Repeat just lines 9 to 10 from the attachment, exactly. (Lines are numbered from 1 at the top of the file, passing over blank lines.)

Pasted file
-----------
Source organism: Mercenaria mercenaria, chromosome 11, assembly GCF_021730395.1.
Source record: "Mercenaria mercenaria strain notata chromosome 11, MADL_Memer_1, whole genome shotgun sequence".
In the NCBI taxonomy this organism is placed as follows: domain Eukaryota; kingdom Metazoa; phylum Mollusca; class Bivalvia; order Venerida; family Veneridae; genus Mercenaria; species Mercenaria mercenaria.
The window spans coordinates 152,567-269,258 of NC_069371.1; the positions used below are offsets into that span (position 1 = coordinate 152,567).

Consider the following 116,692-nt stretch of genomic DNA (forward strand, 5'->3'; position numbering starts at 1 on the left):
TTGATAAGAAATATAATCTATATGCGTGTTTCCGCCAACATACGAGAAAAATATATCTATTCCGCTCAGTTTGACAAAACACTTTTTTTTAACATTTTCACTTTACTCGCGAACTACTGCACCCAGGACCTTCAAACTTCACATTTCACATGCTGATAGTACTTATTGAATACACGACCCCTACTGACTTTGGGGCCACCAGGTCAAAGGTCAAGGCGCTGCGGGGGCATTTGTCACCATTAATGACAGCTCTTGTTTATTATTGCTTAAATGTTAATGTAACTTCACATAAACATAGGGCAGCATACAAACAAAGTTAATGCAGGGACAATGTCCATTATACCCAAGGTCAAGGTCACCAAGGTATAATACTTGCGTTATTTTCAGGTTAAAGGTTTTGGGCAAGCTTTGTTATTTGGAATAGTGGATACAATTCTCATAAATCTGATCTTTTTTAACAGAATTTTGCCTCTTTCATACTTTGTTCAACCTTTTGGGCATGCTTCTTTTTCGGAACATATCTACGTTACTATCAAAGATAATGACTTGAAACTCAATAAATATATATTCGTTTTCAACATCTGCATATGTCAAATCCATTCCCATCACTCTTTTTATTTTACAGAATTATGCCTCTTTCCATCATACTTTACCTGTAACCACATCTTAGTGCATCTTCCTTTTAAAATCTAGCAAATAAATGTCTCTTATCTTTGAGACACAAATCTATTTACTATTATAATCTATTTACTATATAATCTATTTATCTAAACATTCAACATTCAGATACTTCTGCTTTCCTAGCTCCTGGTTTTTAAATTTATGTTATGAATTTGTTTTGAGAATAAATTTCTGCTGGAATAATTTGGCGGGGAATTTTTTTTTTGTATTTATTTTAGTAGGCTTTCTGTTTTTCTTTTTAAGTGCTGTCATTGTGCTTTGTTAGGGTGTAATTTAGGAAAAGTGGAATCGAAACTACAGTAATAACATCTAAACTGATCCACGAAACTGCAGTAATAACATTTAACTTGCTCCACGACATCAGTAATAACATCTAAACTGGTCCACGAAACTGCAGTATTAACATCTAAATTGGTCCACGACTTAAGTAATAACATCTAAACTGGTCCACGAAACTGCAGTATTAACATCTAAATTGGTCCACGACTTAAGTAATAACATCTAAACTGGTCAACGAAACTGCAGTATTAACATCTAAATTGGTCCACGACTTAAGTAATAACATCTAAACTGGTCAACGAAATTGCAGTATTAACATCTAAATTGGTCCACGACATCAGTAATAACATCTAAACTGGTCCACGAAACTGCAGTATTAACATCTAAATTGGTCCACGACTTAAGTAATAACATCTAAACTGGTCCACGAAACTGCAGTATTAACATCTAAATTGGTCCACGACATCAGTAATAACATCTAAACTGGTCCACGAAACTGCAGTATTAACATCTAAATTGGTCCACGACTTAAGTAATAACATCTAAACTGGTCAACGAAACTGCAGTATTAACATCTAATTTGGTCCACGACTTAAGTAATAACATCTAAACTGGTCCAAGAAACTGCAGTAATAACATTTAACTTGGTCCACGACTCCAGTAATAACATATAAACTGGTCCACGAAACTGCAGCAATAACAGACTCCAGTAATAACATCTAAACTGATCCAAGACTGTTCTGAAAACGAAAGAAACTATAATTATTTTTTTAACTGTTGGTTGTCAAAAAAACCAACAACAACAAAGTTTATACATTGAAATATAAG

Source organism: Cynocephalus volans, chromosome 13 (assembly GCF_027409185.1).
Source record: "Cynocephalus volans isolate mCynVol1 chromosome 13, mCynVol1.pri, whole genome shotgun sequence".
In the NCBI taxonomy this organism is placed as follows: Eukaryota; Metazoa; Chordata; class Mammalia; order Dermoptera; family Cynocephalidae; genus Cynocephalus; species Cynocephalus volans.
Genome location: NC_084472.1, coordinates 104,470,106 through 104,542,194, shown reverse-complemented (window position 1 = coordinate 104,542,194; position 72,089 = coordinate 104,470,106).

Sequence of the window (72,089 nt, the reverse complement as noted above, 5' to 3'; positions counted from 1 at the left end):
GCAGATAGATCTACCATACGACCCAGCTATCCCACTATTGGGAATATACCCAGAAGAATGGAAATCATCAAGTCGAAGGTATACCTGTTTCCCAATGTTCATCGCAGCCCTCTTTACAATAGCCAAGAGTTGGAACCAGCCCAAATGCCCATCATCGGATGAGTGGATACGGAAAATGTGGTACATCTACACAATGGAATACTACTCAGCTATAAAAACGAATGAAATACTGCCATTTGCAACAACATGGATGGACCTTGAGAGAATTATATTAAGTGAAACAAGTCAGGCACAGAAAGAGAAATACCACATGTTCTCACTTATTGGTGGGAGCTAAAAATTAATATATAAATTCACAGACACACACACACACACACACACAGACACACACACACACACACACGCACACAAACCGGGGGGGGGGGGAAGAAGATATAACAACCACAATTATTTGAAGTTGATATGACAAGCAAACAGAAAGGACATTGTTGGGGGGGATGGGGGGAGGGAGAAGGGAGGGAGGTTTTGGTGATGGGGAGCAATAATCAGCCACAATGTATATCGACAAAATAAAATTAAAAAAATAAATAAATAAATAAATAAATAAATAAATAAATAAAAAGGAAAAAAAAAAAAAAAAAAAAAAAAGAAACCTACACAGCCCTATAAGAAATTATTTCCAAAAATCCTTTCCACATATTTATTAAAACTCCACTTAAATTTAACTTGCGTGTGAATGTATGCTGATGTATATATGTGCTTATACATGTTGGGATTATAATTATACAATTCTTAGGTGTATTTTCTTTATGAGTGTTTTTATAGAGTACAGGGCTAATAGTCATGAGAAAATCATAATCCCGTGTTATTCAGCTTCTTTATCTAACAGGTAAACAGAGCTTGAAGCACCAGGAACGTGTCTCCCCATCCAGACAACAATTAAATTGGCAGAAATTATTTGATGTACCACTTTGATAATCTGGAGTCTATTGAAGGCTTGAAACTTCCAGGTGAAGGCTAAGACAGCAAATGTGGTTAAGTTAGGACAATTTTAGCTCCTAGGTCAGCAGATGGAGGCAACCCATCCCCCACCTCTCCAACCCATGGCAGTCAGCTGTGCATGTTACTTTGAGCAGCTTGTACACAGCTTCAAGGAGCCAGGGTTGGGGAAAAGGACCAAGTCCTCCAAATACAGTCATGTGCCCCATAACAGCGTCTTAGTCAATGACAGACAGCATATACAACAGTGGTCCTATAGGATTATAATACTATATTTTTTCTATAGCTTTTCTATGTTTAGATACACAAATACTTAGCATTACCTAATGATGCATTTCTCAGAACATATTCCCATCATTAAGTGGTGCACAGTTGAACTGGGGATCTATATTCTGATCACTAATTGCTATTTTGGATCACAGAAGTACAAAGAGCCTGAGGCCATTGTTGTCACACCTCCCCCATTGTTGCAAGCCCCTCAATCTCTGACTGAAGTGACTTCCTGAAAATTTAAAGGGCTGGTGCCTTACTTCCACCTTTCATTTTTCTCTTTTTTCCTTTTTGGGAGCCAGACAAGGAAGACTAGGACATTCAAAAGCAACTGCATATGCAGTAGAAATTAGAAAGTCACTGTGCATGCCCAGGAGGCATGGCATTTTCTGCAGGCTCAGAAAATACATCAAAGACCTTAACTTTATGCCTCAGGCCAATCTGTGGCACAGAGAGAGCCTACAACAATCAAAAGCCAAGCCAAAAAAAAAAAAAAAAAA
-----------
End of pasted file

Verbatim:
In the NCBI taxonomy this organism is placed as follows: Eukaryota; Metazoa; Chordata; class Mammalia; order Dermoptera; family Cynocephalidae; genus Cynocephalus; species Cynocephalus volans.
Genome location: NC_084472.1, coordinates 104,470,106 through 104,542,194, shown reverse-complemented (window position 1 = coordinate 104,542,194; position 72,089 = coordinate 104,470,106).